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Nuclear vs Solar Power Trendlines



August 07, 2010 – Comments (4)


The chart did not come through. But the gist of the story is that the cost of solar power has decreased while the cost of nuclear has increased - and nuclear costs more than solar. 

Note: the costs include subsidies for both solar and nuclear, without which it is estimated the crossover is actually nine years away.

4 Comments – Post Your Own

#1) On August 07, 2010 at 10:30 AM, portefeuille (98.93) wrote:


Duke Report Claims Solar Energy is Now Cheaper Than Nuclear Power

Financial crossover occurred in North Carolina, bringing new opportunities

Duke University has reported that solar energy costs are now cheaper than nuclear energy costs after a "historic crossover" in North Carolina. 

The paper on this topic was written by John O. Blackburn, professor of economics at Duke University in North Carolina, and Sam Cunningham, a graduate student at Duke. The paper is titled "Solar and Nuclear Costs - The Historic Crossover," and shows that change in costs on both solar and nuclear energy has finally forced them to meet, and then solar stole the show by becoming the new low-in-price renewable energy resource.




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#2) On August 07, 2010 at 10:33 AM, portefeuille (98.93) wrote:

Figure 1: The Historic Crossover — Solar photovoltaic costs are falling as new nuclear costs are rising.

The Solar PV least-squares trendline is fit to data points representing the actual cost of producing a kilowatt-hour in the year shown through 2010 and for cost projections from 2010 to 2020. The nuclear trendline is fit to cost projections made in the year shown on the x-axis of eventual kilowatt-hour cost if projects reach completion. See complete methodology in Appendix A.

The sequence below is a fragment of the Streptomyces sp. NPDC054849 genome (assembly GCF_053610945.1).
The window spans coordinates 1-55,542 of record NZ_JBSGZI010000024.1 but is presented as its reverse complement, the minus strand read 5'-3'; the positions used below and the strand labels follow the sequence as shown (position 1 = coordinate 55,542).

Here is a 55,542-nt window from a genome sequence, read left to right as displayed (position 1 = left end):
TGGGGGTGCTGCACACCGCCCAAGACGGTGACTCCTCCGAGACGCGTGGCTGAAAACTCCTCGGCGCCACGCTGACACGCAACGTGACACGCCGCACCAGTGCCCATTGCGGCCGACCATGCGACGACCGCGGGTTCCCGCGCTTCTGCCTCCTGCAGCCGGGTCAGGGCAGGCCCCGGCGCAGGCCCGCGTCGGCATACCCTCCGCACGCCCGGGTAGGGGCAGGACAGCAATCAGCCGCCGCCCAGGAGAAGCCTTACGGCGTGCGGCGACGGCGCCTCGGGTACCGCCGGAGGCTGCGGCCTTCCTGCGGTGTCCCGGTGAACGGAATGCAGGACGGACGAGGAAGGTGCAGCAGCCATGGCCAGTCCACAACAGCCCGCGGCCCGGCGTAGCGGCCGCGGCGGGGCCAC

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#3) On August 07, 2010 at 3:14 PM, devoish (64.32) wrote:



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#4) On August 07, 2010 at 7:33 PM, rofgile (99.00) wrote:

Definite rec for this article!  Quite interesting read.

National Geographic had a great article on future solar capacity last year too (Rof blog) - solar and wind both look like they have huge room to expand.  Wind's taking a breather this year, but maybe in a year or two it will continue its climb.

I'm investing with personal savings in solar through FSLR, and I was invested with Vestas for Wind - but I pulled out of Vestas this year for a bit as wind projects are really slumping this year.


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